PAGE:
(5) General Principles of Procedural Law
res judicata, estoppel,…
(5) General Principles of Procedural Law
- res judicata, estoppel, professional privilege [cts can do when they apply inherent powers]
- Consider: What are the sources of these principles; what is the extent to which they are shared across different systems; what is their importance; and what is the nature of their interaction with other sources?
- Where do cts draw the rule of resjud / estoppel / prof privi from? In most of the cases, the court will say it is taken from [XYZ].
How do these principles interact with ICJ / ICSID convention?
- intl procedural law relies on E
President Basdevant, Dictionnaire de la terminologie du droit international (1960)
- ‘procedural term taken from the Anglo-Saxon language which designates the peremptory objection which prevents one party to a proceeding from adopting a position which contradicts a position already taken expressly or tacitly’: p 263; translated here.
- estoppel as a proced principle of ITL.
- no mention here of detrimental reliance. If one party has taken one position (ie agreed to a line of argument during the course of litigation), this party is estopped from taking another position during the case
[ESTOPPEL IN ACTION]
- In Agility v P: if P had expressly/tacitly agreed to Agility's on jurisdiction of tribunal, then P would have been estopped from taking an opposite view.
- There need not be any kind of (detrimental) reliance in IDS before you are estopped from doing something in a proceeding [in a ct or tribunal].
- broader rule, easier to rely on than the traditional private law version of the rule.
- (King of Spain ICJ 1960): ‘In the judgment of the Court, Nicaragua, by express declaration and by conduct, recognized the Award as valid and it is no longer open to Nicaragua to go back upon [‘il n’est plus en droit de revenir’] that recognition and to challenge the validity of the Award. Nicaragua’s failure to raise any question with regard to the validity of the Award for several years after the full terms of the Award had become known to it further confirms the conclusion at which the Court has arrived.:’ p. 213.
- Estoppel: cannot go back on representation made.
- UK law: detrimental reliance must be present before someone is estopped from doing something.
- international law has adopted from domestic law. See: A38 ICJ statute: sets out sources of international law. E is known as "a general principle of law".
- BUT international law is more than uk law. In continental law, there is a strong sense of "good faith" that is not (really) present in UK contract law.
# 1 res judicata
- As a rule, where ct/tribunal have already made a decision on the matter, it stops parties from bringing up the same question again.
- Res judicata = A thing that has alr been adjudicated by the court
consider its purpose: protection of legal certainty
- Protection of legal certainty. If you decide to reopen the case, countries that act up on the law would have to change / bring more litigation. "it is to the interest of the public that there should be an end to litigation by the parties over a subject fully and fairly adjudicated" - in La Campana Development Corp. v. Development Bank of the Philippines, (2009)
- "chose jugee"
Bosnian Genocide (Bosnia and Herzegovina v Serbia and Montenegro) ICJ Rep 2007 p 43
- ‘That principle signifies that the decisions of the Court are not only binding on the parties, but are final, in the sense that they cannot be reopened by the parties as regards the issues that have been determined, save by procedures, of an exceptional nature, specially laid down for that purpose.’: para 115.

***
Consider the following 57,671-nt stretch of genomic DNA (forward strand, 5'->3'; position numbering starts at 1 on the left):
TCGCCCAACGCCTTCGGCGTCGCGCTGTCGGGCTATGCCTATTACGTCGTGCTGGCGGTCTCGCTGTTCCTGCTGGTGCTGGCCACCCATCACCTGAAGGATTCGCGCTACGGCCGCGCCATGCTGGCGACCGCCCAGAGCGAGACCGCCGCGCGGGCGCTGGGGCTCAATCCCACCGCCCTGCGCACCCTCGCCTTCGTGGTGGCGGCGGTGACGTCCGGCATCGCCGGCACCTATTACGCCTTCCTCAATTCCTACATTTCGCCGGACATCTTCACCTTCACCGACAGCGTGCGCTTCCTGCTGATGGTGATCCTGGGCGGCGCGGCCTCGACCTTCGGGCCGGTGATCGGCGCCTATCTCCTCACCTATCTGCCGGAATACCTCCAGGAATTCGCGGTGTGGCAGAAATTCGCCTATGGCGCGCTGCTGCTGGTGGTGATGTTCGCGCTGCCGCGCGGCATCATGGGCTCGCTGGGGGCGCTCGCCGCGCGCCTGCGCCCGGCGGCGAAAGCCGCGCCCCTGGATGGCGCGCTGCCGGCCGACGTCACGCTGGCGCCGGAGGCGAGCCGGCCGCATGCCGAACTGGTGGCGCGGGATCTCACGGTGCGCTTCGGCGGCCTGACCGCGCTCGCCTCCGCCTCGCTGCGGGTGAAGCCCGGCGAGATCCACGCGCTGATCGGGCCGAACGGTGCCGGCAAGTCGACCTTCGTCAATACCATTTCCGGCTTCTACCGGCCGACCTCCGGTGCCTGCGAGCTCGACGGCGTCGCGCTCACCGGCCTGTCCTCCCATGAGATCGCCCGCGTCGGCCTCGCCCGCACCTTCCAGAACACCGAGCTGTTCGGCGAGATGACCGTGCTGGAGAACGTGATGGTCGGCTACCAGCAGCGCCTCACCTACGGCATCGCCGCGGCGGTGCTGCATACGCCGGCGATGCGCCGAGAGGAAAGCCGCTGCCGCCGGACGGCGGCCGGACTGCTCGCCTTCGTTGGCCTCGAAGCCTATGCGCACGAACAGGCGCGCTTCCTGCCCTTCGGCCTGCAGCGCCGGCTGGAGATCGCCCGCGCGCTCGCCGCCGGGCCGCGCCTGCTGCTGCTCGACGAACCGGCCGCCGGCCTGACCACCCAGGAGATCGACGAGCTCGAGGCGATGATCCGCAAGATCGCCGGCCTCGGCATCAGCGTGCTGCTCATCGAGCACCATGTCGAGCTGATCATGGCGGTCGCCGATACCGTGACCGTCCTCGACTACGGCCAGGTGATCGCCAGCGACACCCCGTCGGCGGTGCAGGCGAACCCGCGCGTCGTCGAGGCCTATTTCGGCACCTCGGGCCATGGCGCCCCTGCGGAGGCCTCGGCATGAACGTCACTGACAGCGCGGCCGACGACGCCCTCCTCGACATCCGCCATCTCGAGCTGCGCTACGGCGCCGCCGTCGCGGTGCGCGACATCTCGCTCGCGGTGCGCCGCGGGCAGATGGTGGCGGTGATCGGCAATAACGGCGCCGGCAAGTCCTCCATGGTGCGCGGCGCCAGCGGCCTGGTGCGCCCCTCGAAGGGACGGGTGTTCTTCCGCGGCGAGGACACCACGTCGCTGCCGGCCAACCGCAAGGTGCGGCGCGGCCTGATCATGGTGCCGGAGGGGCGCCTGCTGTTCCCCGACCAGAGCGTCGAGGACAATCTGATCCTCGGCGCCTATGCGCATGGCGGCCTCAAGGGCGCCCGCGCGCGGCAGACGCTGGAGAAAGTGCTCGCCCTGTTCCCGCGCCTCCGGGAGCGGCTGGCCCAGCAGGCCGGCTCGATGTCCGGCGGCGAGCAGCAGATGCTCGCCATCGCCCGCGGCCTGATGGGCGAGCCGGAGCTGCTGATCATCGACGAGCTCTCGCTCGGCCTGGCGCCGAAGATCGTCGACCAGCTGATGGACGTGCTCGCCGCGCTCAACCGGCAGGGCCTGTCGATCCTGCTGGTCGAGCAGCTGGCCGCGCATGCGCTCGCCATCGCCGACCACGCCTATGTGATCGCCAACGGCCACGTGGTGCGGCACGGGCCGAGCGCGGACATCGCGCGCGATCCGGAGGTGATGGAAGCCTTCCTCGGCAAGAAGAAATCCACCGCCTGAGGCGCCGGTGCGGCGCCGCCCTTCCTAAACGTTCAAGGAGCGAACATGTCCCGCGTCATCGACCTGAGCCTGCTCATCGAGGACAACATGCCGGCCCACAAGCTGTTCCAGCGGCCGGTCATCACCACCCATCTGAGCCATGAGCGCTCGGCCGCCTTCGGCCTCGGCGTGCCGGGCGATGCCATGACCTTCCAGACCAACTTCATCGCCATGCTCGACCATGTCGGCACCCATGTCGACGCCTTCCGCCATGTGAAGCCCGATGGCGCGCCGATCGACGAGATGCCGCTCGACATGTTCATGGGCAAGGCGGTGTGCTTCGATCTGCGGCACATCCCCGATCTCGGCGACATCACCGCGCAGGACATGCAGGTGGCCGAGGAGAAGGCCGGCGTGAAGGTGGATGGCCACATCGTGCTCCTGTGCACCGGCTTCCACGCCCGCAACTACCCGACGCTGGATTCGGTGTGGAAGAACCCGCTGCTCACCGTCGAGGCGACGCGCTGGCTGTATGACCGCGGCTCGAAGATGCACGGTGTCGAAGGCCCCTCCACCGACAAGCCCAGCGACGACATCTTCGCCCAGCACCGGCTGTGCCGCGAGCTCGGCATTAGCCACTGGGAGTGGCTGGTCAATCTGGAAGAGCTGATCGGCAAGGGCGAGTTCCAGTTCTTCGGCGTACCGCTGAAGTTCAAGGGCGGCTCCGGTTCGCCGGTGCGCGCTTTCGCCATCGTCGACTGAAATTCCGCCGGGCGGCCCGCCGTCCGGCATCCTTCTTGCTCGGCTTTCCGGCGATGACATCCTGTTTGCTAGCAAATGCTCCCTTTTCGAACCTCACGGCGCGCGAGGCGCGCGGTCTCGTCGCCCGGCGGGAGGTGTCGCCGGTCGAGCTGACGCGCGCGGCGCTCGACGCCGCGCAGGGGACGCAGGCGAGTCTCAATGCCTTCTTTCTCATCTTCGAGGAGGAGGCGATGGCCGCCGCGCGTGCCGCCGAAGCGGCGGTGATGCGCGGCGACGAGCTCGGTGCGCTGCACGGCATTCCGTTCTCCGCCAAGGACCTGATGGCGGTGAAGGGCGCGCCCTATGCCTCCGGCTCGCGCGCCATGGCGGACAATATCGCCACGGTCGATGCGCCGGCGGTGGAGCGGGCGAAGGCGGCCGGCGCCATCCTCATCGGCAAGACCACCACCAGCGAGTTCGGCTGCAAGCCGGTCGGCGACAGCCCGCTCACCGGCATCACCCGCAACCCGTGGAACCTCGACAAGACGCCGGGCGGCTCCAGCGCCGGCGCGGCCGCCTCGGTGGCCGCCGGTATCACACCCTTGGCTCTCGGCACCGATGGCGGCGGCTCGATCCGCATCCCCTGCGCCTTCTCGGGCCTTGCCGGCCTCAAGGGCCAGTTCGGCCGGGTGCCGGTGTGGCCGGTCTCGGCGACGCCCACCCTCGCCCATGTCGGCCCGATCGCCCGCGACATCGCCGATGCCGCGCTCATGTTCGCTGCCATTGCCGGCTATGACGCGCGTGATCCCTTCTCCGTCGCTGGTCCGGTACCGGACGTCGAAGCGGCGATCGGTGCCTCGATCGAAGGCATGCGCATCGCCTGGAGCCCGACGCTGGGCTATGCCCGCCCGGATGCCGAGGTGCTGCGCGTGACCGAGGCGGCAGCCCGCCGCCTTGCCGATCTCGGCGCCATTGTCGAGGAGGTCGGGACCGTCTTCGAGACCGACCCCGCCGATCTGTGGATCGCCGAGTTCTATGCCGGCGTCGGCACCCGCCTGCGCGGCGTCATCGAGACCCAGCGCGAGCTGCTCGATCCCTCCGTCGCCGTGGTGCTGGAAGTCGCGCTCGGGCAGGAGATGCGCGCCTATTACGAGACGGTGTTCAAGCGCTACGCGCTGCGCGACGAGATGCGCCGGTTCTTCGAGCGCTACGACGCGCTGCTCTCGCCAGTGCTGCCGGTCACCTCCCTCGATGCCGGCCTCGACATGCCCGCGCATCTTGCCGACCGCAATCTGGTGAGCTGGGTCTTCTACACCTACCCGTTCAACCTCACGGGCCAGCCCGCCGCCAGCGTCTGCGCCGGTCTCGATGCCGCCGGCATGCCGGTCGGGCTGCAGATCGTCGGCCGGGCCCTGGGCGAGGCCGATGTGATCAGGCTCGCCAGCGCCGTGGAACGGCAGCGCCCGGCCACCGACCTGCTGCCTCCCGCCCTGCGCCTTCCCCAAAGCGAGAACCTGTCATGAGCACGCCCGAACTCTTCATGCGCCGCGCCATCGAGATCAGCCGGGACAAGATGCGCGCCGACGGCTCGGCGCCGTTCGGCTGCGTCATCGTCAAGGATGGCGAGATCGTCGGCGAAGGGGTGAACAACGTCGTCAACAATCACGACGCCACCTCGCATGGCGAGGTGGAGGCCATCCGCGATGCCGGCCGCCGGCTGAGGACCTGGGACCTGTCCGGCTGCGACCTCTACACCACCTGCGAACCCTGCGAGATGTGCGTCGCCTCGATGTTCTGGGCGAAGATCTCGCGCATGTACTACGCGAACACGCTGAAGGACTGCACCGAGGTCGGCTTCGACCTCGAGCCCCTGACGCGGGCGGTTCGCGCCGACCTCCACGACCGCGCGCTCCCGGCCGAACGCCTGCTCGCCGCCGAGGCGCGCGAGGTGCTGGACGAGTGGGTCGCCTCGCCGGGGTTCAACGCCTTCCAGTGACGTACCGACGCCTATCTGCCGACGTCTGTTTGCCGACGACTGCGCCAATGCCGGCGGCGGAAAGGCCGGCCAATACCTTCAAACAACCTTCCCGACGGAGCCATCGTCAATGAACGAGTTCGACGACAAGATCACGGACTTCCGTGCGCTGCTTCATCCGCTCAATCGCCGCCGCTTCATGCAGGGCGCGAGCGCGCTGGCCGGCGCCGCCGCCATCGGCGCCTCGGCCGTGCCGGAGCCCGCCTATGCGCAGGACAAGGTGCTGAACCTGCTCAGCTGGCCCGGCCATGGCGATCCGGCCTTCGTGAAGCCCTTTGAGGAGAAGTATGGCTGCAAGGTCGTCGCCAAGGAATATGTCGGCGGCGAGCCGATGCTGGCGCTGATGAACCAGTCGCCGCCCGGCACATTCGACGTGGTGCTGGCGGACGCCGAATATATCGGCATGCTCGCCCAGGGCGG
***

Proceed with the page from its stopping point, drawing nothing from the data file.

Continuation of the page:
- could decision that was already made could be reargued at a later stage (p 115)? "that principle = res judicata". Ct stresses at the decision of the court is final [wrt issues that have been determined].
- contrast Agility: the tribunal merely dealt w the question by a sidewind, and the case was not covered by the principle of res judicata.
- ‘Two purposes, one general, the other specific, underlie the principle of res judicata, internationally as nationally. First, the stability of legal relations requires that litigation come to an end. The Court’s function, according to Article 38 of its Statute, is to “decide”, that is, to bring to an end, “such disputes as are submitted to it”. Secondly, it is in the interest of each party that an issue which has already been adjudicated in favour of that party be not argued again. … Depriving a litigant of the benefit of a judgment it has already obtained must in general be seen as a breach of the principles governing the legal settlement of disputes.’: para 116.
Agility v Pakistan [ICSID case]
There was a hearing on Jurisdiction and Admissibility
[AT JURISDICTION STAGE]
[at MERITS STAGE]
- 'does ct have jurisdiction of investment dispute?' tribunal said that they had (without listening to anything) because of
- (1) BILATERAL INVESTMENT TREATY (BIT) between kuwait and pakistan.
- (2) kuwait and paki were members of ICSID convention
- Pakistan changed lawyers -> to an international lawyer. QC. "is pakistan sure pakistan ratified the BIT that the tribunal said it has founded its jurisdiction on?" Pakistan then wants to reopen the issue if ct really had jurisdiction.
Agility argued "the question is already res judicata" as it has already been decided and cannot be reopened at a later stage.
inherent jurisdiction = inherent powers
- Inherent powers of intl cts and tribunals deals w competences [of the cts and tribunals]
- Supposed to maintain powers of their own judicial character (nuclear weapons) i.e. they should be able to shut down a case
- Judge Cott: fundamental requirements of good administration of justice -> inherent powers suggests cts/tribs can do the necessary to uphold fundamental administration of justice